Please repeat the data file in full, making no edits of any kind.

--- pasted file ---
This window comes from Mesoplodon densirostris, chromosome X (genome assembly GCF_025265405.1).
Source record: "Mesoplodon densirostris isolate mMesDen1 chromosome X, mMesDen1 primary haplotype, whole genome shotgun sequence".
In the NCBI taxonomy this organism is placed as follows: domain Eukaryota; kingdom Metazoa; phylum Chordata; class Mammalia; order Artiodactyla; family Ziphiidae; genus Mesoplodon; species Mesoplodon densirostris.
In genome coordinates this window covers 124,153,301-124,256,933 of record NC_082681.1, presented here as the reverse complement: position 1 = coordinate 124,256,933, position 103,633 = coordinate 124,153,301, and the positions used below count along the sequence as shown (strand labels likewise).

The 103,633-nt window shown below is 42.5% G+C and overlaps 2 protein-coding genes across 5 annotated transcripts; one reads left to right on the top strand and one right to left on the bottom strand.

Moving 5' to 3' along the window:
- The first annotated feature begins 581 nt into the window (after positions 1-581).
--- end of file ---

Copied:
This window comes from Mesoplodon densirostris, chromosome X (genome assembly GCF_025265405.1).
Source record: "Mesoplodon densirostris isolate mMesDen1 chromosome X, mMesDen1 primary haplotype, whole genome shotgun sequence".
In the NCBI taxonomy this organism is placed as follows: domain Eukaryota; kingdom Metazoa; phylum Chordata; class Mammalia; order Artiodactyla; family Ziphiidae; genus Mesoplodon; species Mesoplodon densirostris.
In genome coordinates this window covers 124,153,301-124,256,933 of record NC_082681.1, presented here as the reverse complement: position 1 = coordinate 124,256,933, position 103,633 = coordinate 124,153,301, and the positions used below count along the sequence as shown (strand labels likewise).

The 103,633-nt window shown below is 42.5% G+C and overlaps 2 protein-coding genes across 5 annotated transcripts; one reads left to right on the top strand and one right to left on the bottom strand.

Moving 5' to 3' along the window:
- The first annotated feature begins 581 nt into the window (after positions 1-581).